After Hideki Matsuyama’s shanked tee shot off the first, many feared that this would be yet another final round at Augusta that would dash a golfer’s hopes. A bogey at the first, combined with two birdies from two for second-place Will Zalatoris, meant Matsuyama needed to find inspiration from somewhere, and an ability to keep his cool.
Boy, did he find something. All of a sudden, the Japanese was finding the fairway with every drive, and sinking putts with the kind of composure that marks a champion. Despite a few minor hiccups, and although there was only one stroke separating Matsuyama from Zalatoris in the end, this was about as comfortable a victory as one can hope to achieve at Augusta National.
In becoming the first male Asian player to win the Masters, Matsuyama has earned superstardom in his home country of Japan, the victory could well be the catalyst for more overseas players to achieve success in golf’s biggest events. The way he held himself together despite the weight of a nation on his shoulders was perhaps the most impressive thing about his performance.
Much of this year’s Masters proved to be as much about who didn’t play well, as opposed to who did. Defending champion Dustin Johnson missed the cut, as did Rory McIlroy – both men paying the price for their inability to handle the hard, fast greens on Thursday and Friday. Bryson DeChambeau also cut a forlorn figure, with ‘The Scientist’ yet to figure out the winning formula at Augusta, while Justin Thomas finished tied for 21st.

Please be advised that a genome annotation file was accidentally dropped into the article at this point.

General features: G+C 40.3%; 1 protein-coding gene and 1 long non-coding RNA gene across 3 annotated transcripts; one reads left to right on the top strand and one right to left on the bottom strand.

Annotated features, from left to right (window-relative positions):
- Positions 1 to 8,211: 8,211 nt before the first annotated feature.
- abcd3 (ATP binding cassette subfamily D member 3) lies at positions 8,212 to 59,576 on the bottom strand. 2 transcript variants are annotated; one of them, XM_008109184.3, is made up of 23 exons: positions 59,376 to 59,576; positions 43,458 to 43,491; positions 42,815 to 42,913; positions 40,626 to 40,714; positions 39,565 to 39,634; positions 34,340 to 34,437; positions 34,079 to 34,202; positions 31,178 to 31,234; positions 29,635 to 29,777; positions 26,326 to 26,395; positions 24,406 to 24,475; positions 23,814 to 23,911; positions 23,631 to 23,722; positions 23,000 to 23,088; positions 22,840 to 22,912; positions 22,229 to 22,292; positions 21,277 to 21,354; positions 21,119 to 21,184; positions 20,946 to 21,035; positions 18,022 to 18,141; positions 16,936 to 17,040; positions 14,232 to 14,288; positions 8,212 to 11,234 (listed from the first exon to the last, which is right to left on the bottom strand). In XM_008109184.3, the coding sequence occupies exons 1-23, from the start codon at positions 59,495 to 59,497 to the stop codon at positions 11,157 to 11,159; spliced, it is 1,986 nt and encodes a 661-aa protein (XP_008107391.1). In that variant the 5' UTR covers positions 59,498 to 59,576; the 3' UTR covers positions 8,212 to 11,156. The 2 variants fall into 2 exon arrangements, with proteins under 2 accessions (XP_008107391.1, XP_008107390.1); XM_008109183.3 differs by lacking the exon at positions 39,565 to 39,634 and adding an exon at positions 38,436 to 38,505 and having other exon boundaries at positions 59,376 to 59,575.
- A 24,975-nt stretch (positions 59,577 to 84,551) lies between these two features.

Of the main pre-tournament favourites in the online golf betting, it was Jordan Spieth and Jon Rahm who gave the most credible performances across the four days, the former finishing tied for third on seven-under, and the latter tied for fifth with six-under. This was a Masters which beckoned a new, perhaps unexpected champion, and it was Matsuyama who stepped forward. For a moment it looked as though both Xander Schauffele and debutant Zalatoris were closing the gap, but neither could quite claw back Matsuyama, who appeared to have destiny on his side.
It’s a result that will do much for the game in Japan, but it’s easy to gloss over what a meaningful win this is for Matsuyama on a personal level. For around a decade he has toiled in golf’s majors, dreaming always of landing that victory at last. His best result prior to this had been a tied-for-second finish at the US Open in 2017, but in the last three years he had failed to crack the top 10 in any major championship.
That will make this victory all the sweeter, as it’s the result of endless hard graft and determination. Matsuyama hadn’t won a professional tournament since August 2017, and you can imagine the frustration of giving everything you have to a sport and getting nothing back. But if there was any proof needed that persistency pays off, we’ve seen it at this year’s Masters. Now, Matsuyama joins an elite list of those to wear the famous Green Jacket, and that is something that will stay with him for the rest of his life, regardless of how his career pans out from here.
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